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Thread: Bathtub

  1. #1
    Join Date
    Mar 2011
    Posts
    3

    Default Bathtub

    I am trying to remove an old cast iron bathtub and have so far been able to loosen and remove two of the slip nuts which connect the overflow and the shoe drain via the access panel behind the tub. My question is whether it would be possible to remove the bathtub w/o having to remove the drain flange since I was able to remove both slip nuts? The drain flange is an old two prong spud that will not turn. Does anyone have any suggestions?

  2. #2
    Join Date
    Feb 2010
    Location
    South*East
    Posts
    1,183

    Default Re: Bathtub

    Chances are your going to have to replace and relocate the existing waste & overflow to fit the new tub. Cut the old shoe off from the access panel behind the tub.

    John

  3. #3
    Join Date
    Dec 2010
    Location
    Houston Texas
    Posts
    2,509

    Default Re: Bathtub

    Are ou trying to salvage this tub?

    If not, then cover it with a movers' blanket and smash it with a sledge hammer into pieces you can carry out of the house by yourself. Aim for the flat spots in the bottom to create a crack. Once cracked its fairly easy to break up. Smash around the drain, leaving it in place until the rest of the tub is out, giving you more room to get at it.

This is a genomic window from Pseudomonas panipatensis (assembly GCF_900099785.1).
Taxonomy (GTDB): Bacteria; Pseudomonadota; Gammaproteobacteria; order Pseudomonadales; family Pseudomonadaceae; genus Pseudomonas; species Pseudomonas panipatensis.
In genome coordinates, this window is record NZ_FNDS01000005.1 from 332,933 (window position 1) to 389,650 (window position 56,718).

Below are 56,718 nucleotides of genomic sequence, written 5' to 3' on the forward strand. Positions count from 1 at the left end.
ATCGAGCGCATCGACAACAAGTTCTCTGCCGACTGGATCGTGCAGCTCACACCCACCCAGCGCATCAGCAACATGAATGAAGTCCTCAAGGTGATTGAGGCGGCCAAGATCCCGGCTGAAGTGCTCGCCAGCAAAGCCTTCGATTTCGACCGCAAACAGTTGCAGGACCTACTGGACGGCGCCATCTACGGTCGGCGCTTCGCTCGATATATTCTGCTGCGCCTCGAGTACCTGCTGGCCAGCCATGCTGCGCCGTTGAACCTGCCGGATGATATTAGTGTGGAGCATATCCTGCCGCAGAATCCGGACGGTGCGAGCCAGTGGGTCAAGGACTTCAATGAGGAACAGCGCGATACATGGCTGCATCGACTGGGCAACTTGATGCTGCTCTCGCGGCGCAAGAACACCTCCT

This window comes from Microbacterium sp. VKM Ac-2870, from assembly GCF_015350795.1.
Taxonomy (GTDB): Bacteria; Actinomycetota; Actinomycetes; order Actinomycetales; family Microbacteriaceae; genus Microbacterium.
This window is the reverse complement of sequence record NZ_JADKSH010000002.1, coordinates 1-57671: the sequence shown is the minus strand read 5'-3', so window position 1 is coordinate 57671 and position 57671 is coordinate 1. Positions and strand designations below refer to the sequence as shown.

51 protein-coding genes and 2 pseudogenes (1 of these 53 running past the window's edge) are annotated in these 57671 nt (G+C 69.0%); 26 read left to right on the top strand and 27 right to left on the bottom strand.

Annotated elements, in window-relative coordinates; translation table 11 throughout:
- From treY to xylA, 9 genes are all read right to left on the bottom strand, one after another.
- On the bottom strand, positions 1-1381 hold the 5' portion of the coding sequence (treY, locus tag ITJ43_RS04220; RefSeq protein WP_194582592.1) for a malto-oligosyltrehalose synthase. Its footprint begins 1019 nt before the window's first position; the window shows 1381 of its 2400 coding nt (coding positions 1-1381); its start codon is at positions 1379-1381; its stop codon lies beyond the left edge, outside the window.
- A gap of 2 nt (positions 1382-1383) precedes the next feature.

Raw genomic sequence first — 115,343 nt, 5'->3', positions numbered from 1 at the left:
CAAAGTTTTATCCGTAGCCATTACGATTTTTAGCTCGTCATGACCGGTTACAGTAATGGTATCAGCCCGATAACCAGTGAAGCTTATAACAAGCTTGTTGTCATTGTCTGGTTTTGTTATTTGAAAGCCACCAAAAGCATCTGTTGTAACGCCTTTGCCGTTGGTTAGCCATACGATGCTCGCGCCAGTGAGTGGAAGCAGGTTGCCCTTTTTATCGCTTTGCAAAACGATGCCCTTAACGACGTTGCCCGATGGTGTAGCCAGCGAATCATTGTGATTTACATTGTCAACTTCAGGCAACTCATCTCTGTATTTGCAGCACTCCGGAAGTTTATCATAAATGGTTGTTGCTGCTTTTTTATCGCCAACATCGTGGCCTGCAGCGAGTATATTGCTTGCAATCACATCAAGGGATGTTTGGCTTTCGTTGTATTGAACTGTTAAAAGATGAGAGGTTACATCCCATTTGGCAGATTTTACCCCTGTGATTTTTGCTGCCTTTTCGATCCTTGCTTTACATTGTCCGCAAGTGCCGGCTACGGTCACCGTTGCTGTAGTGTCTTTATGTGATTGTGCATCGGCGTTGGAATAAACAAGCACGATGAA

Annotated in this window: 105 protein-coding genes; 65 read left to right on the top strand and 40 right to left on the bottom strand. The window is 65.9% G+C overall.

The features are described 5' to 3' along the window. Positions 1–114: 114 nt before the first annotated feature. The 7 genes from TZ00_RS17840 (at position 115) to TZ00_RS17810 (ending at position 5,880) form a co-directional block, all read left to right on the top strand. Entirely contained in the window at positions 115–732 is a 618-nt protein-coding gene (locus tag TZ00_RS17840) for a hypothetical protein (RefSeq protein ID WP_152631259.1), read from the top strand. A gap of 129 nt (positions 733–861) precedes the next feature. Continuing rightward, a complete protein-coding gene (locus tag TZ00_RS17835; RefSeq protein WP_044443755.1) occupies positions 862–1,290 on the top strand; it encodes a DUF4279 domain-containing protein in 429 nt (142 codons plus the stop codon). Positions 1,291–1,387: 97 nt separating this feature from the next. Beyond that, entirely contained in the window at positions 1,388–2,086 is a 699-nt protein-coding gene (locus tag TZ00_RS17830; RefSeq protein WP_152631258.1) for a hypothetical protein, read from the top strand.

Be careful and wear eye protection as the cast iron can be sharp.

    The cast iron is recyclable.

  4. #4
    Join Date
    Mar 2011
    Posts
    3

    Default Re: Bathtub

    Once the bathtub is broken up and I have gained frontal access to the waste and overflow, are the pipes that connect where the slip nuts were attached be easy to pull apart? The waste and overflow assembly is made of brass and I was assuming that these pipes are only connected by pushing the smaller pipe inside the larger pipe and attaching a slip nut.

  5. #5
    Join Date
    Dec 2010
    Location
    Houston Texas
    Posts
    2,509

    Default Re: Bathtub

    Yes you are correct. Usually the cast iron around the drain flange is the thinnest and easier to break into tiny pieces. By the time you get down to that area, you'll be able to reach easily to all the parts for dis-assembly.

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